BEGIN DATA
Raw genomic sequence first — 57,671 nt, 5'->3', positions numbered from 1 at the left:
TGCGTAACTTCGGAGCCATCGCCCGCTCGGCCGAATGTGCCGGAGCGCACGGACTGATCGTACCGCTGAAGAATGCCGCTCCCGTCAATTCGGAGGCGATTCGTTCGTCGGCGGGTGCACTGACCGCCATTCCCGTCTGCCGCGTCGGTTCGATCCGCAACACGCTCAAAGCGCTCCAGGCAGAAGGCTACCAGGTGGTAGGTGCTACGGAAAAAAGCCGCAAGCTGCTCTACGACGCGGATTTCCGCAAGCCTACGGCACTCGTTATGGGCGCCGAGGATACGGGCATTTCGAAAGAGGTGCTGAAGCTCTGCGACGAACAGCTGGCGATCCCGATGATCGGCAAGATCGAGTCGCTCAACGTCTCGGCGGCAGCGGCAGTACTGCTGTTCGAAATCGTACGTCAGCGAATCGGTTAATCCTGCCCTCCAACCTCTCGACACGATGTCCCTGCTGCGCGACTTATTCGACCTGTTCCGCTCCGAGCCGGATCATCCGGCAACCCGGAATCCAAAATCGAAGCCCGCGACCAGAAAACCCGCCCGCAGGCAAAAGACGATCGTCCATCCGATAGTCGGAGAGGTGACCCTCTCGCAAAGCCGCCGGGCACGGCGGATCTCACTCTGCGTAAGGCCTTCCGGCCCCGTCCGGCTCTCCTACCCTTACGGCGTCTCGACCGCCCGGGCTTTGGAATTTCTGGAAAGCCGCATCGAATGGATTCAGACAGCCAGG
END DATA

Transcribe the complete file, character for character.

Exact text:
Raw genomic sequence first — 57,671 nt, 5'->3', positions numbered from 1 at the left:
TGCGTAACTTCGGAGCCATCGCCCGCTCGGCCGAATGTGCCGGAGCGCACGGACTGATCGTACCGCTGAAGAATGCCGCTCCCGTCAATTCGGAGGCGATTCGTTCGTCGGCGGGTGCACTGACCGCCATTCCCGTCTGCCGCGTCGGTTCGATCCGCAACACGCTCAAAGCGCTCCAGGCAGAAGGCTACCAGGTGGTAGGTGCTACGGAAAAAAGCCGCAAGCTGCTCTACGACGCGGATTTCCGCAAGCCTACGGCACTCGTTATGGGCGCCGAGGATACGGGCATTTCGAAAGAGGTGCTGAAGCTCTGCGACGAACAGCTGGCGATCCCGATGATCGGCAAGATCGAGTCGCTCAACGTCTCGGCGGCAGCGGCAGTACTGCTGTTCGAAATCGTACGTCAGCGAATCGGTTAATCCTGCCCTCCAACCTCTCGACACGATGTCCCTGCTGCGCGACTTATTCGACCTGTTCCGCTCCGAGCCGGATCATCCGGCAACCCGGAATCCAAAATCGAAGCCCGCGACCAGAAAACCCGCCCGCAGGCAAAAGACGATCGTCCATCCGATAGTCGGAGAGGTGACCCTCTCGCAAAGCCGCCGGGCACGGCGGATCTCACTCTGCGTAAGGCCTTCCGGCCCCGTCCGGCTCTCCTACCCTTACGGCGTCTCGACCGCCCGGGCTTTGGAATTTCTGGAAAGCCGCATCGAATGGATTCAGACAGCCAGG